If I could find an empty paintbox to replace this battered one, I'd treat myself but Winsor and Newton only seem to go up to a 24 pan that has no extra space - and it's pricy.   If anyone has a link to a 36 whole pan, empty box, please let me know.


 I use a lot of different brushes but here are the ones used recently (brushaholic springs to mind).

There is 
  • a foam roller
  • a mop brush
  • a couple of Chinese brushes, riggers and swordliners - for their lovely calligraphic potential
  • a normal round brush or two
  • a bristle brushes for flicking and splattering paint.  

All the brushes shown here are inexpensive.  I carry them rolled in a recycled padded A4 envelope - lightweight and easily replaceable for free as it wears out.

Pencil Cases:

sketching pencil case

The lightweight pencil case shown above is my minimalist kit, which contains
  • a mechanical pencil (B lead) - I like these and the fact that you don't have to stop to sharpen
  • a battery eraser - great for drawing back into things
  • a couple of small bulldog clips to stop pages turning in the wind
  • carbon pencil
  • eraser
  • Tippex (typing correction pen)  perfect for drawing light lines back over colours.
  • white chinagraph pencil
  • Rotring Art Pen with sepia/black ink, Lamy pen with grey inkfor pen and wash drawings/paintings
  • Pentel waterproof ink brush pen
  • plastic palette knife for pushing watercolour around of using with bristle brush to splatter(this comes out if I'm not taking paints)

    Coloured pencils:

    These are in 2 pencil cases - one with the warm colours - reds, pinks, browns, oranges etc and the other with blues, greens, whites - cool colours. Mostly polychromos and rembrandt.   At the moment that lovely box of Rembrandt pencils I won is still in the huge elegant case - but that isn't the way I work, it's too neat and precise and left brained!  and mine remember is, I think, non-existent - and it takes up a lot of room on a work surface, would be no good for taking plein air - so they are likely to soon be transferred to the pencil cases to mix happily with the Polychromos :>)   I'll find another use for the elegant box.

    I don't  usually take watercolour pencils but if I do they are in another pencil case with my inktense pencils.

    I like to mix these with watercolour, mostly hazing it over areas when the paint is dry to add hints of a totally different colour in fine glazes, where the watercolour colour shows through.

     The blue and mauve reflections on the rocks here are partly done with coloured pencil over browns to try to catch the sky colour on the wet rocks.

    Bits n' pieces box:

    This box comes from the supermarket, has clip fastenings and in it I put ...
    • White Designers Gouache - brilliant for regaining lost lights. Mix it with watercolours to create pastel colours to eat into overworked areas, such as in the foliage of trees, to regain 'sky holes' etc.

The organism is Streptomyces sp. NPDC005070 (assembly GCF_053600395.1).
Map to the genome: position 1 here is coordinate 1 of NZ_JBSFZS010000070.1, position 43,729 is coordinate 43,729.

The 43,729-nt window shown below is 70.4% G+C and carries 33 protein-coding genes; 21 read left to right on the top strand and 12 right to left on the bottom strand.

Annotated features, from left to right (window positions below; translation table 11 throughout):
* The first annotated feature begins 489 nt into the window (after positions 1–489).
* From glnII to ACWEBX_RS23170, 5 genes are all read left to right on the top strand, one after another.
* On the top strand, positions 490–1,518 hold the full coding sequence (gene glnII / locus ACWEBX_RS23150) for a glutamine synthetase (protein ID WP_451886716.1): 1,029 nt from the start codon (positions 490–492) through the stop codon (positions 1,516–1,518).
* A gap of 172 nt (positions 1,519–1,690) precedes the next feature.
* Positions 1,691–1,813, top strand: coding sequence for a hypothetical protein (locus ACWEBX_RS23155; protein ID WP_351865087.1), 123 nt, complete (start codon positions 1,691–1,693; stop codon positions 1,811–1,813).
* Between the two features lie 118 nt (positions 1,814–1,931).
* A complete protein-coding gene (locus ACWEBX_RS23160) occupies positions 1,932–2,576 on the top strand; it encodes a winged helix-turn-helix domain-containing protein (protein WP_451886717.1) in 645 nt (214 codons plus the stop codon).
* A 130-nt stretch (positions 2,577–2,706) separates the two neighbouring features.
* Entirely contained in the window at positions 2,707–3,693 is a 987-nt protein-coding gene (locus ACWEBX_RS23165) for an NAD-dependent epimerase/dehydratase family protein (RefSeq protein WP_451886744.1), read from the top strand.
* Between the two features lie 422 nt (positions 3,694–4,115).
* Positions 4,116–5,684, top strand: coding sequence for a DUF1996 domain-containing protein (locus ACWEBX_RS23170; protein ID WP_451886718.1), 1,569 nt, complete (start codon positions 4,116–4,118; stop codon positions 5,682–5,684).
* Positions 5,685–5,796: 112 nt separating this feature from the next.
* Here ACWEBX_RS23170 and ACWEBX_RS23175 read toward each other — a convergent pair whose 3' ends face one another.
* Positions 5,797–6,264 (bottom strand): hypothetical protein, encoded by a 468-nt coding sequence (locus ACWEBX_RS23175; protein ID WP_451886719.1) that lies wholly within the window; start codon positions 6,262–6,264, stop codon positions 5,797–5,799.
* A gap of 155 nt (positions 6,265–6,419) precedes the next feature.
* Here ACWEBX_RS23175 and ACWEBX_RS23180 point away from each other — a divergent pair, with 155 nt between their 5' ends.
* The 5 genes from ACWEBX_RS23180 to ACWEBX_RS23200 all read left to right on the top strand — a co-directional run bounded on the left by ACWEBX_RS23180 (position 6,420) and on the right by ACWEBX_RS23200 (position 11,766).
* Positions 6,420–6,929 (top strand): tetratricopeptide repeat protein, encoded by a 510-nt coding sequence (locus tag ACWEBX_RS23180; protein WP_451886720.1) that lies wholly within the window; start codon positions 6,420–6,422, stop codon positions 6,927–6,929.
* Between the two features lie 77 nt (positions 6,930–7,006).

• Oil pastels - a handful of oil pastels in appropriate colours to use as a resist, under the watercolours, a white Sennelier oil pastel is vital to me.
    • Masking fluid - rarely if ever used but I take it just-in-case!  - it's a masquepen with a drawing tip
    I keep them in this box to prevent the gouache being squashed and getting all over everything, ditto the masking fluid and the oil pastels can get a bit soft and grungey in warm weather so it stops them from making a mess elsewhere. It also keeps the pastels from rolling away and getting lost when I'm working outside.


    Canson Watercolour sketchbook   A lovely hardback book and not too small at about 12 inches wide

    • A3 Bristol Board sketchpad
    • A3 Moleskine Folio watercolour book
    • or any other book - sometimes I like to work on heavy cartridge paper rather than watercolour paper.

    I do prefer an A3 size book or paper.

    Water and water pot:

    • A telescopic water pot is useful - I don't fully open it in use and it's then much more stable with a wide base,   Scrunching it up to travel takes less space.
    • Any old leakproof plastic bottle to hold water - enough clean water is an essential so the size depends on how long I'll be painting away from supplies - I may have a large bottle in the car and a small one to carry if I'm going to be returning to the car frequently.


    • Sun screen if needed
    • sandwiches/drink  
    • something to sit on is optional - chair/groundsheet whatever - I tend to take a thin waterproof raincape if the ground is damp - it is then useful if it rains :>)
    • tissues - for blotting and mopping
    • wet wipes - optional, for cleaning me up - I would normally just keep these in the car and not carry them.  I am inclined to use my fingers to smudge paint and can get covered!  water and a tissue usually cleans me up enough until I get back to the car.
    • camera
    • money
    • phone

    I carry these in either a lightweight rucksack or a shoulder bag.

    I only take watercolours if I'm going to paint/sketch relatively seriously - if simply grabbing quick sketches whilst on the move, doing other things,  I'd rather use pencil, pen, charcoal or some drawing medium.